I deal very badly with it. At first, you tend to strike out and think it’s this or that, but in the end, no, the place I did on that corner—I got it wrong. The pizzas weren’t as good as I wish they had been. There were lots of pizzerias opening at the time, and it was a bit of a trend. I wish I had stayed away from that. And I think I overestimated that corner. For some reason, I don’t think it’s a very good corner. In the end, the issue lies with me. I built the wrong place at the wrong time with the wrong food.

How do you feel about Cherche Midi, the restaurant you opened in that space after shutting Pulino’s?

Strangely enough, I may like it the most of any of my places. It doesn’t work phenomenally well, because it doesn’t have a lunch business—it has some, but it doesn’t take off. To succeed, unless you are phenomenally successful at night, in a way that Minetta Tavern possibly is, it’s very difficult to make it financially unless you have a decent lunch. I’ve come ‘round to realizing that if I do more restaurants, I should think more about location than I have in the past. And it’s just not just about the financial aspect. It’s great having the life in the restaurant in the daytime.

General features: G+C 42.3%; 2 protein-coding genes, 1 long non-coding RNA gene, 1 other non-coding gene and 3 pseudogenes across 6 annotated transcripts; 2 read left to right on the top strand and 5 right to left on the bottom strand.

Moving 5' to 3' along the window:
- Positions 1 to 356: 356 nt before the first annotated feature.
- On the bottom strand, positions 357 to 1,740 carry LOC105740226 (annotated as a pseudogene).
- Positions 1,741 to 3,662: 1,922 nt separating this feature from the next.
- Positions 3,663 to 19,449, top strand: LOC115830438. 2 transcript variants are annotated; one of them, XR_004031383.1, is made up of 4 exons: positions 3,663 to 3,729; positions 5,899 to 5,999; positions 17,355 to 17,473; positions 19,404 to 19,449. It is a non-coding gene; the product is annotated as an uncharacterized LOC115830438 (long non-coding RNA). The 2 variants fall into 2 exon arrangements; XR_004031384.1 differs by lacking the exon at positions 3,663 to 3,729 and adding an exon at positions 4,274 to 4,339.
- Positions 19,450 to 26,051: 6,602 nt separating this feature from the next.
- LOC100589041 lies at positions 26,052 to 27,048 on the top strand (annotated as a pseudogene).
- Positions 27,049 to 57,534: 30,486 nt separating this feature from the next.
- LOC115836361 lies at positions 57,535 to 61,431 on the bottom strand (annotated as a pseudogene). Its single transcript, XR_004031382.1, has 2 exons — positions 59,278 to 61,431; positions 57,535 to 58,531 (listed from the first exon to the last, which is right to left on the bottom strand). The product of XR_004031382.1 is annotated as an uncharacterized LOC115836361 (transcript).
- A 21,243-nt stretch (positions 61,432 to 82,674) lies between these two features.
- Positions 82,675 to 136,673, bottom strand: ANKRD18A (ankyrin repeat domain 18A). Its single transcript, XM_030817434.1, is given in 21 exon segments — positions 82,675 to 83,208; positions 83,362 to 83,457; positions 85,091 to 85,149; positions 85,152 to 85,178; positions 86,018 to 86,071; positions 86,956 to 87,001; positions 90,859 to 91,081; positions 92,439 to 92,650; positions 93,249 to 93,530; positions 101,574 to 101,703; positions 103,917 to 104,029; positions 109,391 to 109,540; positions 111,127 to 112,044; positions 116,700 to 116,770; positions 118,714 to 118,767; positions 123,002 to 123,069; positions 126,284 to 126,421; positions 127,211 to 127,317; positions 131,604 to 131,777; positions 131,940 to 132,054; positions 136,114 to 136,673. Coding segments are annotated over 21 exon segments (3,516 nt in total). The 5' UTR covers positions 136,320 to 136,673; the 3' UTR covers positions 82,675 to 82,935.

You talk with great ease about your weaknesses. So, what are your strengths?

I shouldn’t talk about my strengths, but I think I’m good at recognizing talent in people very quickly. I tend to keep staff a long time and promote people from within. I like recognizing something small in somebody like a busboy and then promoting them and seeing that they can be great in a larger role. I like when that works out. I think it’s because I’m not especially talented myself.

You don’t think you’re talented?

I feel fraudulent. I do. That’s not a put-on.

I cringe at the idea that somebody would say they are talented. I think I’m workmanlike. Underneath it all, without being coy, and like a lot of people, I feel fraudulent. I do. That’s not a put-on. The only time you don’t feel fraudulent is when other people accuse you of it and you say, "No, I’m not so bad."

But I think I rely on and work well with people who contribute a lot more to the project than they are credited for. I’m good at bringing out the best in those people. If I was more talented, I’m not sure that would be part of my makeup.

Obviously, there are people who loathe me, but generally—

I have a busboy who has been with me for 35 years. His name is Khun. He works at Balthazar. I’m actually firing him tomorrow. No, I’m not. Only kidding. He started in the second year of Odeon. You should ask him, if you can understand his English.

Are you living in London, where you now have a Balthazar?